Several Republican governors have found themselves in an awkward spot. On the one hand, federal Medicaid expansion is an exceptional deal for their states, and they'd be foolish to turn it down. On the other, they're supposed to hate everything about the Affordable Care Act for ideological reasons, and resist its provisions regardless of merit.
As a result, we see governors like Florida's Rick Scott (R) looking for excuses to turn down the Medicaid expansion that common sense suggests he should accept.
In this clip, Scott talked on Monday to reporters in DC, and said he's inclined to oppose the administration's Medicaid policy on cost grounds: the expansion, he said would cost about $63 billion over the next decade overall, and Florida would be expected to cover $25.8 billion of that total.
The problem is, the governor knows what he's saying isn't true. As the Orlando Sentinel reported, "Gov. Rick Scott has taken to the airwaves in recent weeks to declare that the federal health-care law's Medicaid expansion would come at a much higher cost to Florida than previous estimates. Turns out he may have been fudging the numbers."
Health News Florida reported this week that state budget analysts told the governor in a series of emails weeks ago that his cost estimates are wrong. Scott doesn't seem to care.
The flawed report, "Estimates Related to the Affordable Care Act," was sent to members of the Legislative Budget Commission on Dec. 17. Three days later, two of the recipients pointed out the faulty assumptions and sent it back to AHCA for a do-over. They said it would violate Florida law to proceed with the estimate.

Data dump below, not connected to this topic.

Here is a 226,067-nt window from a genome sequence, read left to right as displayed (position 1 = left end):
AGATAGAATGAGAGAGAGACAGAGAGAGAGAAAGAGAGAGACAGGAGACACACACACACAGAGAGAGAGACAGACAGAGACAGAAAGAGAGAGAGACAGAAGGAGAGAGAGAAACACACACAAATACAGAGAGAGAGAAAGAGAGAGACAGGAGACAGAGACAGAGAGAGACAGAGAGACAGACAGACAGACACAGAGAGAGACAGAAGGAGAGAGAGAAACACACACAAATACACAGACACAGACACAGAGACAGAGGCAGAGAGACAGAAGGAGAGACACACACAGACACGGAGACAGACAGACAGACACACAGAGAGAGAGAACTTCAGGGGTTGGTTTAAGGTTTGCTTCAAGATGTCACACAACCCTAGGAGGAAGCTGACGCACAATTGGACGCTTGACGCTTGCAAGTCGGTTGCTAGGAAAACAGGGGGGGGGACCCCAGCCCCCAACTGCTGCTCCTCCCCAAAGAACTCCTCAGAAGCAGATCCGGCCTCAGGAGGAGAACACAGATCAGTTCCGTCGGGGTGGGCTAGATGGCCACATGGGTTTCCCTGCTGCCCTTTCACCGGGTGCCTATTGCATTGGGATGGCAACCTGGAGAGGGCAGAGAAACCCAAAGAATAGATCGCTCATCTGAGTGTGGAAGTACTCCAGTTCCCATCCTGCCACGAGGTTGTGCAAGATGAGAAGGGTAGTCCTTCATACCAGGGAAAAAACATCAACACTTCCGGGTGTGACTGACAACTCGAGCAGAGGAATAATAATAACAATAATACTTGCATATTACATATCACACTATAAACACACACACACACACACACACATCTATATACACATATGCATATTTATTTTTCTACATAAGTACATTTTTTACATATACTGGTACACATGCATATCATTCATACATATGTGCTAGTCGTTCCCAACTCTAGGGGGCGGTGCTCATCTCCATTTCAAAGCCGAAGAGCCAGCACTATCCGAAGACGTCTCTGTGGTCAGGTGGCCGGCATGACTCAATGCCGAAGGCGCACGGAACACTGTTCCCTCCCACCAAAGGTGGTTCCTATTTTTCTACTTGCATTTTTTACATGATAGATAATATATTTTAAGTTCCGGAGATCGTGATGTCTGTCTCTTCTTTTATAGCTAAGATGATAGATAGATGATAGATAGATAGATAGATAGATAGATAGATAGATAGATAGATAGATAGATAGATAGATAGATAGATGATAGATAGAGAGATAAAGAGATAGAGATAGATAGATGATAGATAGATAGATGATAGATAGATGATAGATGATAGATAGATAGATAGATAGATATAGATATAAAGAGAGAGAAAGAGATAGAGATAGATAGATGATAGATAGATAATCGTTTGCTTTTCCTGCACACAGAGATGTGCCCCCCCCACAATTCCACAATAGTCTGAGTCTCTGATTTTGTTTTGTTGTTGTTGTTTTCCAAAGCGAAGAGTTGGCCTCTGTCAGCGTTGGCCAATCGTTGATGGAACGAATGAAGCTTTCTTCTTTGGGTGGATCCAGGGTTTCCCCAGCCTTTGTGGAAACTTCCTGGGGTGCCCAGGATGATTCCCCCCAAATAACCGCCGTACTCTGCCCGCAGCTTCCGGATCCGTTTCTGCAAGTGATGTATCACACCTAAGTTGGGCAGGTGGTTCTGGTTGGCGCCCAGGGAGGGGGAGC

But Michael Anway, Scott's new coordinator for health policy and budget, sent an e-mail Friday to the others saying he will submit the original estimates as an "alternative forecast" when the revised AHCA report comes before the next budget estimating conference.
As far as the governor's office is concerned, federal law includes unambiguous Medicaid funding levels, but since federal spending levels may change, there's no harm in making arbitrary assumptions about the future and relying on those inflated/exaggerated figures as accurate.
In other words, the governor's office was told in writing that Scott's numbers don't match with reality, so the governor's office created an alternative reality in which Scott's numbers might be true and deserve to be repeated publicly.
Told that they couldn't include deliberately wrong information in official state forecasts, Scott and his aides decided to publish the bogus information anyway as an "alternative forecast."
For the record, independent groups such as the Kaiser Family Foundation have concluded that Medicaid expansion would probably cost Florida about $8.9 billion over the next decade, not $25.8 billion. This number is based on existing law and facts. [Update: The Health News Florida report originally misstated the KFF's findings, and this paragraph now reflects the accurate data.]
But Rick Scott doesn't want to be bothered with facts; he has an ideological axe to grind.
Would now be a good time to point out that Scott's claim to fame, before getting elected, was his involvement in suspected health care fraud?